Iraqi voter turnout estimated at 62%
Iraq achieved a respectable turnout at the polls over the weekend as 62% of registered voters cast ballots, according to the country’s electoral commission.
The figure exceeded expectations. Some Western officials had predicted that 55% to 60% of the 19 million eligible Iraqis would go to the polls.
Turnout in Baghdad was relatively disappointing: Only 53% of voters cast ballots in the capital, whereas the predominantly Sunni Arab province of Salahuddin saw a turnout of nearly 75%, according to the Independent High Electoral Commission. Sunni Arabs, a minority that prospered under the late President Saddam Hussein, had mobilized voters in hopes of gaining a larger voice in the government, which is led by the country’s Shiite Arab majority.
The lower turnout in the capital could be the result of a five-hour bombardment by militants that rattled Baghdad on Sunday morning and initially deterred people from voting.
Full election results are still days away. The electoral commission said it expected to have nearly a third of the ballots counted by Tuesday and the initial tally completed this week.
Disillusionment is high among Iraqis, who have watched their country suffer from rampant violence, unemployment and poor services. Nonetheless, most voted, apparently believing the polls were the one place where they could hope to have a voice.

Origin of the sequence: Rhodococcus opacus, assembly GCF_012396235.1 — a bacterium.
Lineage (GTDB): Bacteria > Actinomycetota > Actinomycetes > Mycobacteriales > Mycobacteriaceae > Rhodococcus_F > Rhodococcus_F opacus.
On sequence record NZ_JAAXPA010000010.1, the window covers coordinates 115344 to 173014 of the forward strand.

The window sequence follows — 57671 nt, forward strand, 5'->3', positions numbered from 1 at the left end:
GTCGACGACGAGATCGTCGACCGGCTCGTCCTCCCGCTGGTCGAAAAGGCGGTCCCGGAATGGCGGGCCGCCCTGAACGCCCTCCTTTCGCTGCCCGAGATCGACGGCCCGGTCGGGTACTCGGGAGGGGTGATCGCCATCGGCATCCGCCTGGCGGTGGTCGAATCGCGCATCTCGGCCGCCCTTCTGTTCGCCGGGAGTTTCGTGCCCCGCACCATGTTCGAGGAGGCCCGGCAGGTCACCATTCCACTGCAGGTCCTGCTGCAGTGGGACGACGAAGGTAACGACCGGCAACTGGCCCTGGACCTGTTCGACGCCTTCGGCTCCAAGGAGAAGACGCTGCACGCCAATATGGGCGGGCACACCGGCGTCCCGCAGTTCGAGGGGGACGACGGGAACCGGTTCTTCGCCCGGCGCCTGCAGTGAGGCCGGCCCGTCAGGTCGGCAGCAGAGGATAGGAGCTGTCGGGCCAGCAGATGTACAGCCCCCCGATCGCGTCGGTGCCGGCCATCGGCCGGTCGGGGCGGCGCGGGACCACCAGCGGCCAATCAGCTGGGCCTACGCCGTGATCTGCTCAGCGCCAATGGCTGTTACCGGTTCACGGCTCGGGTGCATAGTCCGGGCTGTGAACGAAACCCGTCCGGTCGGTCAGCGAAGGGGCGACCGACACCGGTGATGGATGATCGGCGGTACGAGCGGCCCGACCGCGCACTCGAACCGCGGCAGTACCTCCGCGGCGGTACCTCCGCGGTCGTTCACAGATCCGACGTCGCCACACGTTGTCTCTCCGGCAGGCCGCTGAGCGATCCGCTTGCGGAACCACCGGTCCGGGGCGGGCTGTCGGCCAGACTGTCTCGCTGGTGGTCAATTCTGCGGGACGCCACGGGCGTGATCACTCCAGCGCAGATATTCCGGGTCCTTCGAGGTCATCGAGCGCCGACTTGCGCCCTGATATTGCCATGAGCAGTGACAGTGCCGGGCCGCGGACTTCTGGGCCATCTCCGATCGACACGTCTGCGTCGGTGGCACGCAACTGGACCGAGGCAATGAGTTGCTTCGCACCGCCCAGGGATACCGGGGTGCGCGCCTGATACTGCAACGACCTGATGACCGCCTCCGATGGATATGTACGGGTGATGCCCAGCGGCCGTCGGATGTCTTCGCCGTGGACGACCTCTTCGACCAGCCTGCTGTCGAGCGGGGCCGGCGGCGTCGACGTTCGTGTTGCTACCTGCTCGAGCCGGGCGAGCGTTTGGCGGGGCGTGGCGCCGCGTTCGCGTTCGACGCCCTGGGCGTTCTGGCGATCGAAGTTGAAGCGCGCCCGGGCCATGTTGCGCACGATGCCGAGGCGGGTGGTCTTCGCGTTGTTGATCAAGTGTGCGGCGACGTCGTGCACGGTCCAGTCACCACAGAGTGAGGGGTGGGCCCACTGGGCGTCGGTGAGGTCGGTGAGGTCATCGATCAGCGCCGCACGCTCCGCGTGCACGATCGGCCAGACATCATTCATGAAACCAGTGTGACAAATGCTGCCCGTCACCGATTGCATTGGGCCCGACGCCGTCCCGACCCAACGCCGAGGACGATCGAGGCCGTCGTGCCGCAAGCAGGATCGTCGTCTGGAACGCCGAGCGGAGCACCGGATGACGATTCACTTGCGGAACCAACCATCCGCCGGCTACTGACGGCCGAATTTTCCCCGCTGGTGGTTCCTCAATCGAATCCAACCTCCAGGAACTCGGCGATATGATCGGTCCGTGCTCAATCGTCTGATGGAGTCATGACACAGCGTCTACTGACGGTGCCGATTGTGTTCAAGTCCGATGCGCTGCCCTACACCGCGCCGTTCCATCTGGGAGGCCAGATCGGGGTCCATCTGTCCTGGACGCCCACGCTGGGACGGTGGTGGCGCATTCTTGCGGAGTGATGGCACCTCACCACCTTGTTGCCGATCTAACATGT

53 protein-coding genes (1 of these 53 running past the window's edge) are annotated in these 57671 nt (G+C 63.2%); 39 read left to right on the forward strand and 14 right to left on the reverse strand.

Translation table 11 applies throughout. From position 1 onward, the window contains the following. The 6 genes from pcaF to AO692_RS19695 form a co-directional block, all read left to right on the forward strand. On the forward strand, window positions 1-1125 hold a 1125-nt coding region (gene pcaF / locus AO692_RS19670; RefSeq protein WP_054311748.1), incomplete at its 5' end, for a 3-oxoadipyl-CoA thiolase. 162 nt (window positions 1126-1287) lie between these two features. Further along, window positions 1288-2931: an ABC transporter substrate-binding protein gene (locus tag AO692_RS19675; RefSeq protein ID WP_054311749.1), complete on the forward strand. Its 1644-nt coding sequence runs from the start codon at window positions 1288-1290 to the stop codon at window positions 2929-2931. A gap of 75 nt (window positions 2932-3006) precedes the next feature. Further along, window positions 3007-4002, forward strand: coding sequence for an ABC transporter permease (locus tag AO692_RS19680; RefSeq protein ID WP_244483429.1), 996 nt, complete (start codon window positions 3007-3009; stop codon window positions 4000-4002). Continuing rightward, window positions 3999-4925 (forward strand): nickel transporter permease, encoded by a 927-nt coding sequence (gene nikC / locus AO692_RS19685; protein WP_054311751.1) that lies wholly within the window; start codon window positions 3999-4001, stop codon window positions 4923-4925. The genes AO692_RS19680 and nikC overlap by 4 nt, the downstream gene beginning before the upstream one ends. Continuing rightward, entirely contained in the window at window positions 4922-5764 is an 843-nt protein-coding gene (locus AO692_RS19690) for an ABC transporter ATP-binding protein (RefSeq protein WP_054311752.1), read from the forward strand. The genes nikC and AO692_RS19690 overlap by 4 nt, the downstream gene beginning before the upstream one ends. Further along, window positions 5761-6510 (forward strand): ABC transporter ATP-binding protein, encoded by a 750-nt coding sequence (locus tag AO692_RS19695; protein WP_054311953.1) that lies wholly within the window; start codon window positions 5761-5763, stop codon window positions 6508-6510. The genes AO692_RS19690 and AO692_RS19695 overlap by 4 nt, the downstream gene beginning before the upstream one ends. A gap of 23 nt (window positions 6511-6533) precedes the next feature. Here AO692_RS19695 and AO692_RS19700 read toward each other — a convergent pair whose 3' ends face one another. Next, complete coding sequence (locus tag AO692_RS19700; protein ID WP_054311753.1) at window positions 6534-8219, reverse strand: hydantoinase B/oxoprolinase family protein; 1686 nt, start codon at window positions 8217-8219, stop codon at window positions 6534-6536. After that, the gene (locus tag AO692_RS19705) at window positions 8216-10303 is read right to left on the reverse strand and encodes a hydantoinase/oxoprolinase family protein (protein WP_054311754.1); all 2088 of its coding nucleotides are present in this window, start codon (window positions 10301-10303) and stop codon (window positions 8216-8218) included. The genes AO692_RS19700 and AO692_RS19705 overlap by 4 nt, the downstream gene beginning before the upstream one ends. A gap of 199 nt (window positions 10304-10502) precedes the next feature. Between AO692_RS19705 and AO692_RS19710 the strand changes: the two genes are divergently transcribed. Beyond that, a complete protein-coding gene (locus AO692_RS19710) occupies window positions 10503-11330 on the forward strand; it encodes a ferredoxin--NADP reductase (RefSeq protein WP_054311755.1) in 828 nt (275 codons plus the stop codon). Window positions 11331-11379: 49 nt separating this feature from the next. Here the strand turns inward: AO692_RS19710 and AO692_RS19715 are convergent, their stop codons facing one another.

The turnout was a marked improvement over provincial elections a year ago, which saw 51% of voters go to the polls. But it was a significant drop from the 76% turnout in the December 2005 national elections, and was only 4 percentage points higher than the 58% turnout in January 2005, when Sunnis boycotted the voting.
Despite the absence of official results, Iraq’s political parties jockeyed for position Monday. Members of both Prime Minister Nouri Maliki’s alliance and the coalition of a predecessor, Iyad Allawi, said they were in a neck-in-neck competition for the largest share of seats in parliament.
Sami Askari, a confidant of Maliki, said unofficial projections showed that the prime minister’s State of Law alliance had won about 100 seats, sweeping the country’s nine southern provinces and Baghdad. Askari said he believed Allawi’s Iraqiya list had won the northern and western provinces of Salahuddin, Anbar, Diyala and Nineveh.
Nonetheless, Askari downplayed Iraqiya’s victories, insisting that its share of seats was diluted because the Kurds, Maliki’s list and other blocs had won some posts in those northern provinces.
Allawi’s coalition had already declared victory in northern Iraq on Sunday night. But a member acknowledged Monday that Maliki had done well in the south, and cautioned that results from the capital could determine which faction has the edge in negotiations to form the next government and secure the premiership.
Despite the intense competition, neither Maliki nor Allawi is assured of becoming prime minister. Allawi is burdened by his past as a former member of Hussein’s Baath Party, which remains a redline for many Shiite Islamists. But Maliki has also stirred resentment and anger among his political rivals, who blame him for not being inclusive in his decision-making and alienating potential friends.
Salman is a staff writer in The Times’ Baghdad Bureau. Staff writer Usama Redha contributed to this report.
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